Consultation on Conspiracy and Criminal Attempts
The Law Commission
has launched a consultation on reforming laws relating to conspiracy and
consultation paper includes the following main provisional proposals:
- A person
who agrees to commit an offence ('a principal offence) should in general
be guilty of conspiracy if he was reckless as to the possible existence of
a circumstance element of the principal offence. For example, a person
who agrees to 'launder' money commits conspiracy if he suspects that the
money might be the proceeds of criminal conduct even if he does not know
or intend that it is.
- It should
be a defence if a person agreeing to commit an offence 'acted reasonably'
in so agreeing. The defence could be pleaded by, for example, an
undercover police officer whose purpose in agreeing with members of a gang
to commit an offence is to bring the members of the gang to justice.
spousal immunity by virtue of which spouses (and civil partners) who agree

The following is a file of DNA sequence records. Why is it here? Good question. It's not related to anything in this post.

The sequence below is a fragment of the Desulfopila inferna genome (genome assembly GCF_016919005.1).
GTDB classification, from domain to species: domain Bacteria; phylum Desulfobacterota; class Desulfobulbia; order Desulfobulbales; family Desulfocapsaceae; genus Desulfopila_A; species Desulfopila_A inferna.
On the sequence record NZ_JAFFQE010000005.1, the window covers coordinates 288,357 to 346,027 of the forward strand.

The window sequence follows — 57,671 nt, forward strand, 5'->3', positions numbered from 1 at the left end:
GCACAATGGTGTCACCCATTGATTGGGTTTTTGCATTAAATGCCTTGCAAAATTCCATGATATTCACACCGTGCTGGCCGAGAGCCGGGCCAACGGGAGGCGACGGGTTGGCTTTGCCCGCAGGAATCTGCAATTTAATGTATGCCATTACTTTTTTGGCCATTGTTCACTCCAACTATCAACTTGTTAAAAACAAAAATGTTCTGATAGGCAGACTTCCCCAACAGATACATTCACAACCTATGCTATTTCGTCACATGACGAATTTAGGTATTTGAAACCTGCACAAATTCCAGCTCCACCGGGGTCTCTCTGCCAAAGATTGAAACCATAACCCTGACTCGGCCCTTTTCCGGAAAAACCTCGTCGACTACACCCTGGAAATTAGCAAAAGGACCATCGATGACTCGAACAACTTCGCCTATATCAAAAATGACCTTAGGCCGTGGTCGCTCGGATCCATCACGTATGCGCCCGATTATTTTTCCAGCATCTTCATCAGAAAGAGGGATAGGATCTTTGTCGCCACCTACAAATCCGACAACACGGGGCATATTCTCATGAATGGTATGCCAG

with each other to commit an offence cannot be guilty of conspiracy should
immunity by virtue of which a person cannot be convicted of conspiracy if
the person with whom he agrees to commit the offence would be a victim of
the offence were it committed, should be abolished. For example, D, a man
aged 40, agrees with V, a girl aged 14 to have sexual intercourse with
- Instead of
one offence of attempt, there should be two offences. These would be
attempt, limited to cases where the last acts needed to commit the
complete offence have been committed, and criminal preparation, limited to
acts of preparation which are properly to be regarded as part of the
execution of the plan to commit the intended offence.
- The two
offences should cover omissions where, as a matter of law, the intended
offence is capable of being committed by an omission. For example, a
parent omits to feed his or her child intending to starve the child to
consultation closes on 31st January 2008.
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